The Charlatans‘ frontman Tim Burgess, has been hosting many ‘listening parties’ on Twitter to keep fans entertained during lockdown. You log in, hit the hashtag #timstwitterlisteningparty, learn some nerdy facts and have fun.
Having hosted online listening parties for ‘Definitely Maybe’ and ‘(What’s The Story) Morning Glory’ – albums whose classic status can’t be questioned – April 23, 2020 he brought ‘Be Here Now’. It gave the unfairly maligned third Oasis album a deserved second chance.
Despite selling over 400,000 copies on its first day and becoming the fastest-selling British album in chart history, ‘Be Here Now’ has largely been labelled in musical history as the moment when Oasis lost it. A 70-minute behemoth, the album swapped out the short, furious anthems of the first two records in favour of spacier, trippier odysseys.
Excess and indulgence ruled everything around ‘Be Here Now’. As Bonehead recalled: Noel rented Mick Jagger’s house to record demos in and videos were shot in RAF helicopters. This excess was so intense, in fact, that Liam refrained from taking part in the new listening party because he “can’t remember pish” from the creation of the record.
“Glad I gave ‘Be Here Now’ another chance,” one fan tweeted. “I’m not sure I ever got to the massive ‘All Around the World’ the first time and never listened to it on headphones (or ear buds)… definitely plays well as a whole album.”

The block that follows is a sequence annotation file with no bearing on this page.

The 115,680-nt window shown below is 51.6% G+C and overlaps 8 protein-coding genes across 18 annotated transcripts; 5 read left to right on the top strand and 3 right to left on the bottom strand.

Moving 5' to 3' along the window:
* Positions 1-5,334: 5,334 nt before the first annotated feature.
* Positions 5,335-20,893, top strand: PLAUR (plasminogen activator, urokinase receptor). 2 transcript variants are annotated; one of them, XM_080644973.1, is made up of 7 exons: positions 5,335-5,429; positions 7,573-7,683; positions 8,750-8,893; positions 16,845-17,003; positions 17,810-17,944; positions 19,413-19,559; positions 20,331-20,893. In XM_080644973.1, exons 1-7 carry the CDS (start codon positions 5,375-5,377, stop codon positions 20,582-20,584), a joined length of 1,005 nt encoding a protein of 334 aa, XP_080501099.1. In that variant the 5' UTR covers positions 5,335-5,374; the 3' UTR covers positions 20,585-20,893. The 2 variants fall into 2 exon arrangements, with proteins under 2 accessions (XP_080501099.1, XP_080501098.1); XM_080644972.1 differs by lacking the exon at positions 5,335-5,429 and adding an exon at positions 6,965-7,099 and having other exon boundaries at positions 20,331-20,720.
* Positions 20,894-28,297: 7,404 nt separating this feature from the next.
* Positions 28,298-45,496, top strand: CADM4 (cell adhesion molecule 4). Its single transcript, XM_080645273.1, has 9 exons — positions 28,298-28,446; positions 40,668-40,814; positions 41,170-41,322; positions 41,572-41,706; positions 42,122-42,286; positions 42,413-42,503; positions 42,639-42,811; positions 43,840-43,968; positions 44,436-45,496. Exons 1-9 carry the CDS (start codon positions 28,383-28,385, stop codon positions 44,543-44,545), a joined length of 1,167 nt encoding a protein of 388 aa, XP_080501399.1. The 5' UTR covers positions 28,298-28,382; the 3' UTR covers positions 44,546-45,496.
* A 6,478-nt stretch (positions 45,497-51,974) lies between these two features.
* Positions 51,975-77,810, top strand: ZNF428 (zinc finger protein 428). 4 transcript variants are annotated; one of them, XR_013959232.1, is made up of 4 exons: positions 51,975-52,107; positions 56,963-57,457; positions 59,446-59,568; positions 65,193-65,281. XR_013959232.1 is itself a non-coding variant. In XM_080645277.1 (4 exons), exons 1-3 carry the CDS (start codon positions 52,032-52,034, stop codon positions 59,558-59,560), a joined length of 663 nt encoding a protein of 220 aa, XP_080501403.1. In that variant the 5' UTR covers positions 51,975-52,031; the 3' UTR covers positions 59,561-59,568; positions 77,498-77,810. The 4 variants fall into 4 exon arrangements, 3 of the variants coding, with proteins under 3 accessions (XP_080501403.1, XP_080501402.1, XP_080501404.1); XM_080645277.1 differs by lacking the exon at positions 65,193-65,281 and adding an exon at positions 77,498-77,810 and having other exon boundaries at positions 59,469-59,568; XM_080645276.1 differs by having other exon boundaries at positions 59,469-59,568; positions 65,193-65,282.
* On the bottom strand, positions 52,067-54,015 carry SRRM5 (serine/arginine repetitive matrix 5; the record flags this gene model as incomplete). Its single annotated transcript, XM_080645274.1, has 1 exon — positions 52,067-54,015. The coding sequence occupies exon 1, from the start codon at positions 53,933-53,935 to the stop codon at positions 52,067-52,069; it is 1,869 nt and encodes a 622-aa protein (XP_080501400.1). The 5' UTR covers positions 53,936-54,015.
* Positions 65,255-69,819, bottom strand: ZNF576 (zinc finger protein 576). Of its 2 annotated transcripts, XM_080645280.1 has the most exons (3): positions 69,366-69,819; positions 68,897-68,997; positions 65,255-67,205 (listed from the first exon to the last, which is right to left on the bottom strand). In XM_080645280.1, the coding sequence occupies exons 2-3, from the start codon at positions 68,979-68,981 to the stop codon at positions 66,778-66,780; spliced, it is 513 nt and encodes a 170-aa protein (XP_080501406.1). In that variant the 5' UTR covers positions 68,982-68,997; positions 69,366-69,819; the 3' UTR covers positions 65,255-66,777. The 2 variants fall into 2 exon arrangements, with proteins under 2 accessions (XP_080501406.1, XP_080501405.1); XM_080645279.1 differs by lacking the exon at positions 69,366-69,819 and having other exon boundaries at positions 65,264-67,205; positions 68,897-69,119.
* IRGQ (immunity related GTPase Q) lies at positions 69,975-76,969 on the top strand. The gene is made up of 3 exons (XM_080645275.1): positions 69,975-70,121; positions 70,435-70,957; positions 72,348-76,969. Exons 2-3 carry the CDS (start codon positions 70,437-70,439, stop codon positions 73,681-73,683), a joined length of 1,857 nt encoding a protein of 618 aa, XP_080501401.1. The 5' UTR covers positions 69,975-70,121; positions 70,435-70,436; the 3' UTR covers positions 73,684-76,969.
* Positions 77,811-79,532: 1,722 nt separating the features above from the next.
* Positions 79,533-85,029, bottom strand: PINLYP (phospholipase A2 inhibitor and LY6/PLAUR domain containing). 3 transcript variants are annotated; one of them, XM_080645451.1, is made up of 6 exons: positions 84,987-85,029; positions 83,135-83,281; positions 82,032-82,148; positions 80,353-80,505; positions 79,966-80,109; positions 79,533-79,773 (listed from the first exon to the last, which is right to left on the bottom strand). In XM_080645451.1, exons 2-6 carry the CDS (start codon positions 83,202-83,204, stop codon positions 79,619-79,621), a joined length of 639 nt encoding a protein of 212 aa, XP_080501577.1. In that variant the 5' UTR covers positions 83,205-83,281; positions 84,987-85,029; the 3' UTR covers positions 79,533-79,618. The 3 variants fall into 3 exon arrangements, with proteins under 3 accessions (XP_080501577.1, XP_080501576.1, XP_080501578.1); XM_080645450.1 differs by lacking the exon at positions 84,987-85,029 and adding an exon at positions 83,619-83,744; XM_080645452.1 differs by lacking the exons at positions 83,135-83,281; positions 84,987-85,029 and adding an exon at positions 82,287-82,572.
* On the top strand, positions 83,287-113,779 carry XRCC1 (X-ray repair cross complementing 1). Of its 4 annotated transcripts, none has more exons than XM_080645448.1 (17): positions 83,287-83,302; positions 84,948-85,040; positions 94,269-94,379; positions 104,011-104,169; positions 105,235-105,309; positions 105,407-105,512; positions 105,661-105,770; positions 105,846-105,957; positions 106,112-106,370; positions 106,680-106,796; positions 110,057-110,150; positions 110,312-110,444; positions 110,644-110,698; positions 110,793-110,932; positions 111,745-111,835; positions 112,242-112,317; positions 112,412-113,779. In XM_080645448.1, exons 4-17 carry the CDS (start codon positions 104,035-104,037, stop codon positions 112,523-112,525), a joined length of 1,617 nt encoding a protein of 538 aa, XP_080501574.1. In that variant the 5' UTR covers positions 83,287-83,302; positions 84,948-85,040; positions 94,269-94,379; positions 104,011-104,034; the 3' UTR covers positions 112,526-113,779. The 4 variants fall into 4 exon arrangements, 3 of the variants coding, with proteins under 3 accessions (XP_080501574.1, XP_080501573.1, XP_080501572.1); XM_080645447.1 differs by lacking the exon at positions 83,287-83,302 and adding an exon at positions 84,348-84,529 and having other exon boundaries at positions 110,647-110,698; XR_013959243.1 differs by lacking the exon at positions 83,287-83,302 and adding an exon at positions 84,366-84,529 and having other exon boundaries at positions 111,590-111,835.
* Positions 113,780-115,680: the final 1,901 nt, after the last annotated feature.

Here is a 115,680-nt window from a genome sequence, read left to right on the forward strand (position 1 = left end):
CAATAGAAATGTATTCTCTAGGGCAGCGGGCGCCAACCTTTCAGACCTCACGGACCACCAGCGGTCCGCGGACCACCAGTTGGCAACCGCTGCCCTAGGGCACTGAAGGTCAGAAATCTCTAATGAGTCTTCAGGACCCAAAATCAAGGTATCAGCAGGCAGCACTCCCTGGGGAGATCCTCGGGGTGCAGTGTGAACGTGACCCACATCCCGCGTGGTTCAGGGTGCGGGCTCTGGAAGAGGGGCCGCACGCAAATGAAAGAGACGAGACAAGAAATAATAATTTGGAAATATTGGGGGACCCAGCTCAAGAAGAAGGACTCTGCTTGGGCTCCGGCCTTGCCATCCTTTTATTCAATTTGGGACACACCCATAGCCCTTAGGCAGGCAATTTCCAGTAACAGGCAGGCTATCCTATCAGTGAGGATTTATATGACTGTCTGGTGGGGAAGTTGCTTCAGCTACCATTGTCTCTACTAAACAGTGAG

Another fan tweeted: “Be Here Now gets a lot of stick. But to me it’s perfect. A bunch of working class lads, the biggest band in the world and living it up in every way you could possibly think of – reflected in an album. What I’d give for a band to be able to do that now”.
Many who logged in to #timstwitterlisteningparty reflected on the release day of ‘Be Here Now’, when thousands of fans camped outside HMVs across the country (including a certain young Pete Doherty, who spoke about the experience to MTV), reminding fans just quite how big a deal Oasis were at this point, and the sheer pandemonium that greeted the release of ‘Be Here Now’. It put the album’s beefed-up, gargantuan sound into a fresh context.
The listening party also shone a significant light on the album’s lyrics, which are often overlooked. Shifting away from the huge, booming mantras of ‘Definitely Maybe’ and ‘What’s The Story Morning Glory’, ‘Be Here Now’ is full of cutting, emotional lyrics from a band simultaneously on top of the world and falling apart. The new listening party re-positioned ‘Be Here Now’ as the most emotionally fragile Oasis album.